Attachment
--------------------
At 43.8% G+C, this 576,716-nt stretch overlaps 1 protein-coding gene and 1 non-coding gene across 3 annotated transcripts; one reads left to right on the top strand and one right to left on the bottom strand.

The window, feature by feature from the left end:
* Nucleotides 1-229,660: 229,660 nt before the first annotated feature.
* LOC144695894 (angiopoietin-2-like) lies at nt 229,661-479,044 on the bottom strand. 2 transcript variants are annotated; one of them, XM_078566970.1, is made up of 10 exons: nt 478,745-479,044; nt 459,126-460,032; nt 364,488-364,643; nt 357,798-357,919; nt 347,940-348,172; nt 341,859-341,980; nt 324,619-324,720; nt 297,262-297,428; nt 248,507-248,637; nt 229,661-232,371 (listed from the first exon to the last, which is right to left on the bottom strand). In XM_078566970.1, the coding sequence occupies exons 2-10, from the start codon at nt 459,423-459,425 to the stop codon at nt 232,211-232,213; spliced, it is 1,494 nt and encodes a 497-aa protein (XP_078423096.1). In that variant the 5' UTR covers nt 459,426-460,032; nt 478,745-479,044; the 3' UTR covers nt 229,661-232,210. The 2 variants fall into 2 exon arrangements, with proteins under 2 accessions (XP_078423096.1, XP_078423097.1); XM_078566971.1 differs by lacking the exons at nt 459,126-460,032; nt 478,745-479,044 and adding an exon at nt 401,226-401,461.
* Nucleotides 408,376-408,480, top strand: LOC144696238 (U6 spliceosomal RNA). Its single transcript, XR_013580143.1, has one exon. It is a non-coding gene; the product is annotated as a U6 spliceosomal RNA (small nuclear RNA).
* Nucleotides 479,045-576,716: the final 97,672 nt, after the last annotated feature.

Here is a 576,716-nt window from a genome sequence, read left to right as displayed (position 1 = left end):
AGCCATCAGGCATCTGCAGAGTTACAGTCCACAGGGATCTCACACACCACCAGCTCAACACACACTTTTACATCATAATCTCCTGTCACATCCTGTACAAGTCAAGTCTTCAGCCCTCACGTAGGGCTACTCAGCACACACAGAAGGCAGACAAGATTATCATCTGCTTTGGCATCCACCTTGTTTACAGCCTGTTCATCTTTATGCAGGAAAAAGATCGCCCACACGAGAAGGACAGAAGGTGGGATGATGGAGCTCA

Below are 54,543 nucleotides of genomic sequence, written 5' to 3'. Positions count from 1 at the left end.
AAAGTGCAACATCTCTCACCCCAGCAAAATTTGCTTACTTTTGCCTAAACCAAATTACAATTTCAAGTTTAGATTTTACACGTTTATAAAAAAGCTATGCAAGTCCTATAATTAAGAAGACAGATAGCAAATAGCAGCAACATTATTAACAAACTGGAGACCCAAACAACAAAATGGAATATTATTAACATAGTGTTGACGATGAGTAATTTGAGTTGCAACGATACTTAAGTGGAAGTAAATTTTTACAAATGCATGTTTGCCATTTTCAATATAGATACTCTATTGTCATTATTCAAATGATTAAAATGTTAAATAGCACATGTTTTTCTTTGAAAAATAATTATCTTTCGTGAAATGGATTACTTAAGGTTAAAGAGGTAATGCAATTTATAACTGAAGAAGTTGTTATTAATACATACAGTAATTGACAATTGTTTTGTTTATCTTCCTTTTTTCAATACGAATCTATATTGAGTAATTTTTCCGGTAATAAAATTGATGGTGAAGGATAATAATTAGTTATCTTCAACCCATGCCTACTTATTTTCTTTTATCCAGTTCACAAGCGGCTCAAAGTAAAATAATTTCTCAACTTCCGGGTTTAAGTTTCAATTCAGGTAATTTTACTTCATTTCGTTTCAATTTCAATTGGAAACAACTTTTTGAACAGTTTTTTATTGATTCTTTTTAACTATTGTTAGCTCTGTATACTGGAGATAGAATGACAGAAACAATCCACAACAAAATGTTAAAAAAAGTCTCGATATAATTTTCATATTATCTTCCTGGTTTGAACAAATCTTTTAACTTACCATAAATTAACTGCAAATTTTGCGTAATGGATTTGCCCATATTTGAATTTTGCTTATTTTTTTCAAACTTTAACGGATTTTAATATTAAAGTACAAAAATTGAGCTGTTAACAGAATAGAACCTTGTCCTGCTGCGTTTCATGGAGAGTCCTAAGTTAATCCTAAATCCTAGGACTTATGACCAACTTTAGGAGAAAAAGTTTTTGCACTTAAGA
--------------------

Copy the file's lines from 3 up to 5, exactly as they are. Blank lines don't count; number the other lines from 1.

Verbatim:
* Nucleotides 1-229,660: 229,660 nt before the first annotated feature.
* LOC144695894 (angiopoietin-2-like) lies at nt 229,661-479,044 on the bottom strand. 2 transcript variants are annotated; one of them, XM_078566970.1, is made up of 10 exons: nt 478,745-479,044; nt 459,126-460,032; nt 364,488-364,643; nt 357,798-357,919; nt 347,940-348,172; nt 341,859-341,980; nt 324,619-324,720; nt 297,262-297,428; nt 248,507-248,637; nt 229,661-232,371 (listed from the first exon to the last, which is right to left on the bottom strand). In XM_078566970.1, the coding sequence occupies exons 2-10, from the start codon at nt 459,423-459,425 to the stop codon at nt 232,211-232,213; spliced, it is 1,494 nt and encodes a 497-aa protein (XP_078423096.1). In that variant the 5' UTR covers nt 459,426-460,032; nt 478,745-479,044; the 3' UTR covers nt 229,661-232,210. The 2 variants fall into 2 exon arrangements, with proteins under 2 accessions (XP_078423096.1, XP_078423097.1); XM_078566971.1 differs by lacking the exons at nt 459,126-460,032; nt 478,745-479,044 and adding an exon at nt 401,226-401,461.
* Nucleotides 408,376-408,480, top strand: LOC144696238 (U6 spliceosomal RNA). Its single transcript, XR_013580143.1, has one exon. It is a non-coding gene; the product is annotated as a U6 spliceosomal RNA (small nuclear RNA).